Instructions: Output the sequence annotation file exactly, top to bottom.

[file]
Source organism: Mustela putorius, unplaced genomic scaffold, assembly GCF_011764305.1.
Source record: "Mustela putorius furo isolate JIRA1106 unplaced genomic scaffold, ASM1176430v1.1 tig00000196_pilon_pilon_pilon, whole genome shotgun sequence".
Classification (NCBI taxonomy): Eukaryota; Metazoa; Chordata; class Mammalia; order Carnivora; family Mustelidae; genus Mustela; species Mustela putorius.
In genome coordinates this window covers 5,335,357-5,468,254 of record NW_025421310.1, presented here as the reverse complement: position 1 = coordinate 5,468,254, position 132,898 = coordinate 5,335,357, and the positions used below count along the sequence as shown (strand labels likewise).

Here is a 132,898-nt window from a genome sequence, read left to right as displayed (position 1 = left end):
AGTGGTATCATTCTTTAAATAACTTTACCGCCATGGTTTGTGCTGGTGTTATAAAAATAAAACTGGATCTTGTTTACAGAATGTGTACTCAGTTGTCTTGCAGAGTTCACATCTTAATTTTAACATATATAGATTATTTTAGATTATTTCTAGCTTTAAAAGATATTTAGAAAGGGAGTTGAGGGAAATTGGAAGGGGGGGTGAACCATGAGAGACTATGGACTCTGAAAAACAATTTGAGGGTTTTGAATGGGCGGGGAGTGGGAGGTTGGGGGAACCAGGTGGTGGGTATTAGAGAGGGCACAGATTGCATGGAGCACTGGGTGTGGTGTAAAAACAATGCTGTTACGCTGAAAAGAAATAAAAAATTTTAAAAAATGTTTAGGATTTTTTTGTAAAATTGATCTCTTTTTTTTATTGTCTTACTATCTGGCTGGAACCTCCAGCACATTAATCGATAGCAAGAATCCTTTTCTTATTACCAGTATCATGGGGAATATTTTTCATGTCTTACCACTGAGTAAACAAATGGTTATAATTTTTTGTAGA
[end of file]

Source organism: Mustela putorius, unplaced genomic scaffold, assembly GCF_011764305.1.
Source record: "Mustela putorius furo isolate JIRA1106 unplaced genomic scaffold, ASM1176430v1.1 tig00000196_pilon_pilon_pilon, whole genome shotgun sequence".
Classification (NCBI taxonomy): Eukaryota; Metazoa; Chordata; class Mammalia; order Carnivora; family Mustelidae; genus Mustela; species Mustela putorius.
In genome coordinates this window covers 5,335,357-5,468,254 of record NW_025421310.1, presented here as the reverse complement: position 1 = coordinate 5,468,254, position 132,898 = coordinate 5,335,357, and the positions used below count along the sequence as shown (strand labels likewise).

Here is a 132,898-nt window from a genome sequence, read left to right as displayed (position 1 = left end):
AGTGGTATCATTCTTTAAATAACTTTACCGCCATGGTTTGTGCTGGTGTTATAAAAATAAAACTGGATCTTGTTTACAGAATGTGTACTCAGTTGTCTTGCAGAGTTCACATCTTAATTTTAACATATATAGATTATTTTAGATTATTTCTAGCTTTAAAAGATATTTAGAAAGGGAGTTGAGGGAAATTGGAAGGGGGGGTGAACCATGAGAGACTATGGACTCTGAAAAACAATTTGAGGGTTTTGAATGGGCGGGGAGTGGGAGGTTGGGGGAACCAGGTGGTGGGTATTAGAGAGGGCACAGATTGCATGGAGCACTGGGTGTGGTGTAAAAACAATGCTGTTACGCTGAAAAGAAATAAAAAATTTTAAAAAATGTTTAGGATTTTTTTGTAAAATTGATCTCTTTTTTTTATTGTCTTACTATCTGGCTGGAACCTCCAGCACATTAATCGATAGCAAGAATCCTTTTCTTATTACCAGTATCATGGGGAATATTTTTCATGTCTTACCACTGAGTAAACAAATGGTTATAATTTTTTGTAGA